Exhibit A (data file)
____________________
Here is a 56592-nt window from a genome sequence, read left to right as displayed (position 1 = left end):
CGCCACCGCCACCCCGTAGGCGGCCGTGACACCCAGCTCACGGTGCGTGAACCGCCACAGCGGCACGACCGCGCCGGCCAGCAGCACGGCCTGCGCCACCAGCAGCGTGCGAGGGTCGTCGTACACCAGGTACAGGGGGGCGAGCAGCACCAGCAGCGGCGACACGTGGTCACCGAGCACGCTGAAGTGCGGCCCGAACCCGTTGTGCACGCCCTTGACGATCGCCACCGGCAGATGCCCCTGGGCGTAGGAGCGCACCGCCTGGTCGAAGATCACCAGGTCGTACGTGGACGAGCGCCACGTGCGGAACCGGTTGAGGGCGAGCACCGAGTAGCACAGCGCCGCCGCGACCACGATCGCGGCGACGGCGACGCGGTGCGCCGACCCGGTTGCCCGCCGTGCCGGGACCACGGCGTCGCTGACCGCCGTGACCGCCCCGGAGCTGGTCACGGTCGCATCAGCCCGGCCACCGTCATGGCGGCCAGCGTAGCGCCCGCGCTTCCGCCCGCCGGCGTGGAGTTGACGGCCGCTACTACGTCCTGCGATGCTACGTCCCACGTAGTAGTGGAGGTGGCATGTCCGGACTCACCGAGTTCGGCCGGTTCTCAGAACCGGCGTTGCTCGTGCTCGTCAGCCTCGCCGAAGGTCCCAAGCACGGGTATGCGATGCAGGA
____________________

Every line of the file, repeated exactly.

Here is a 56592-nt window from a genome sequence, read left to right as displayed (position 1 = left end):
CGCCACCGCCACCCCGTAGGCGGCCGTGACACCCAGCTCACGGTGCGTGAACCGCCACAGCGGCACGACCGCGCCGGCCAGCAGCACGGCCTGCGCCACCAGCAGCGTGCGAGGGTCGTCGTACACCAGGTACAGGGGGGCGAGCAGCACCAGCAGCGGCGACACGTGGTCACCGAGCACGCTGAAGTGCGGCCCGAACCCGTTGTGCACGCCCTTGACGATCGCCACCGGCAGATGCCCCTGGGCGTAGGAGCGCACCGCCTGGTCGAAGATCACCAGGTCGTACGTGGACGAGCGCCACGTGCGGAACCGGTTGAGGGCGAGCACCGAGTAGCACAGCGCCGCCGCGACCACGATCGCGGCGACGGCGACGCGGTGCGCCGACCCGGTTGCCCGCCGTGCCGGGACCACGGCGTCGCTGACCGCCGTGACCGCCCCGGAGCTGGTCACGGTCGCATCAGCCCGGCCACCGTCATGGCGGCCAGCGTAGCGCCCGCGCTTCCGCCCGCCGGCGTGGAGTTGACGGCCGCTACTACGTCCTGCGATGCTACGTCCCACGTAGTAGTGGAGGTGGCATGTCCGGACTCACCGAGTTCGGCCGGTTCTCAGAACCGGCGTTGCTCGTGCTCGTCAGCCTCGCCGAAGGTCCCAAGCACGGGTATGCGATGCAGGA